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Fox News' historic mistake

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Fox News' historic mistake

Here's a large statement with scanty evidence, yet one I believe nonetheless: 21st century media historians will record that the decline of Fox News Channel as a dominant force in right-wing politics began on May 16, 2011.

Not that Fox is showing any particular signs of immediate weakness. It dominates its two cable news competitors in most meaningful measures, and essentially owns the conservative news brand in America. Conventional wisdom says that Fox – which holds the distinction of being simultaneously the country's most trusted and least trusted TV news channel – will be a dominant player in the news business for the foreseeable future.

 But sniff around Fox for a while and see if you don't catch a whiff of decay.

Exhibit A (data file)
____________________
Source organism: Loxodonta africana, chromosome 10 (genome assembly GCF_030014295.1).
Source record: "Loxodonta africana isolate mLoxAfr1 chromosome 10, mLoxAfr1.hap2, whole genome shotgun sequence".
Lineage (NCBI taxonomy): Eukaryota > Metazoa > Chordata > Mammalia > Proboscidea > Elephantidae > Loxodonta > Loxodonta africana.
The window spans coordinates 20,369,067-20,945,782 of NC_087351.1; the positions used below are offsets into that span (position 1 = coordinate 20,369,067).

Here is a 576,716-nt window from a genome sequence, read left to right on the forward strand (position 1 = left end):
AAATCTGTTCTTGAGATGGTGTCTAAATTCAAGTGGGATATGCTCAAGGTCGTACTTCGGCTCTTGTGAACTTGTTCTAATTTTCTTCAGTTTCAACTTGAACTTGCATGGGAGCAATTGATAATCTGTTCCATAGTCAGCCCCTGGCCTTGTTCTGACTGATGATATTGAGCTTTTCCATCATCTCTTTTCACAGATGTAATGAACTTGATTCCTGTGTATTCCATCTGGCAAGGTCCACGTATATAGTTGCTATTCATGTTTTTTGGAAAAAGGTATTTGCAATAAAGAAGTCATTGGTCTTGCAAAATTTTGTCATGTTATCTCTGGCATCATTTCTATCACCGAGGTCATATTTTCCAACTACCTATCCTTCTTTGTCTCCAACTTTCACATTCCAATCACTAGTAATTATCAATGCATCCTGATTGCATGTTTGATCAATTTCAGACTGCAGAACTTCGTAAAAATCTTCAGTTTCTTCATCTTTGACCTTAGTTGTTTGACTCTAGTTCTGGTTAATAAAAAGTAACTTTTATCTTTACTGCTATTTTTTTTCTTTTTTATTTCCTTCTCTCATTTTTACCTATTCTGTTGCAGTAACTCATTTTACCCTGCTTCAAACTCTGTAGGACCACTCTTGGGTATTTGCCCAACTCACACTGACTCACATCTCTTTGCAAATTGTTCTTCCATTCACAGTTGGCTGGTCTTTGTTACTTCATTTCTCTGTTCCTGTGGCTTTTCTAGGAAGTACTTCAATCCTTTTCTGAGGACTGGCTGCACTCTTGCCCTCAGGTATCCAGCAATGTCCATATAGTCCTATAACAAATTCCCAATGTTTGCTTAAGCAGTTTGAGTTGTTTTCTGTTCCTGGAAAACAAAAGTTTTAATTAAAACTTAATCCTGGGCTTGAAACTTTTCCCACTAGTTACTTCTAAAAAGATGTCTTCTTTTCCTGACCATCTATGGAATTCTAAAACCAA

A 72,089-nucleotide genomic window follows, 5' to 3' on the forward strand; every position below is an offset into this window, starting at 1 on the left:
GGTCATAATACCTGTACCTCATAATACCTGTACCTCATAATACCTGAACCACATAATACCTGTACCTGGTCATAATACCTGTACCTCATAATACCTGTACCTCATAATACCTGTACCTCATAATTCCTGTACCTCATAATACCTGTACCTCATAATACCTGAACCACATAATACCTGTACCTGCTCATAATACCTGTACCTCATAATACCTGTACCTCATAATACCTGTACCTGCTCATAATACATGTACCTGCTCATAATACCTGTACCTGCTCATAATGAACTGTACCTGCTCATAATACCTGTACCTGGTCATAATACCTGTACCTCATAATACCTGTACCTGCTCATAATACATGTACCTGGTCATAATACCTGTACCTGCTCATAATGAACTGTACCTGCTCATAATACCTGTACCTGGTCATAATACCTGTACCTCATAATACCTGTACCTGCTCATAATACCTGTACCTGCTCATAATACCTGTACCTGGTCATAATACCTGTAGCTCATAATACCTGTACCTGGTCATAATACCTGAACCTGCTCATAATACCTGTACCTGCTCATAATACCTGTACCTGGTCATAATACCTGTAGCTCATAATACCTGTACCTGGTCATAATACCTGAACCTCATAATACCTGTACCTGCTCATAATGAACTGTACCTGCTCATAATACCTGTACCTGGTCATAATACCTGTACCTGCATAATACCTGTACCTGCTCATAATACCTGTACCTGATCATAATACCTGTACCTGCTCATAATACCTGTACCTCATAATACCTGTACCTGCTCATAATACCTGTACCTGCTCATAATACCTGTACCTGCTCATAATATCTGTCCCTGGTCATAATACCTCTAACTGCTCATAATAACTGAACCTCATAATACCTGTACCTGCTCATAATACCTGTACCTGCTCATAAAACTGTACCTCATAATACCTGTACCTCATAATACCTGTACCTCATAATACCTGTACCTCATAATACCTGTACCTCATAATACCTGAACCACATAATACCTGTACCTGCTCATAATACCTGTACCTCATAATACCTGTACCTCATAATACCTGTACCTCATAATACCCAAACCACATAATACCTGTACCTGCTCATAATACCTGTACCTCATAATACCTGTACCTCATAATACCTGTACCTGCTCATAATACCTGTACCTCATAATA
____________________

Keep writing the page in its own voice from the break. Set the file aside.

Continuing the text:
The seeds of its coming decline were planted long ago, and much of what will become of Fox is written in generational demographic data, not in a single segment of The O'Reilly Factor. But it's hard to escape the conclusion that letting Bill O'Reilly bring Jon Stewart on the network to debate the comedian's critique of the channel's "selective outrage machine" was a milestone mistake of historic proportions.

It's unclear what O'Reilly and the executives at Fox thought would happen during the segment, but the result was one of those moments that rattles across American society in unexpected ways. O'Reilly framed the discussion of Common's invitation to a White House poetry reading as a culture-war crime against American police officers, but Stewart flipped the script to a direct assault on the channel's calculated demagoguery.People paid attention, and the overwhelming morning-after consensus is that Stewart won. America's usually combative conservative pundit class has been noticeably quiet on the story. Not a mention on Drudge. Not a peep from Malkin, Instapundit, the MRC or Red State. Andrew Breitbart's staff eventually warmed to the task, but only to change the subject.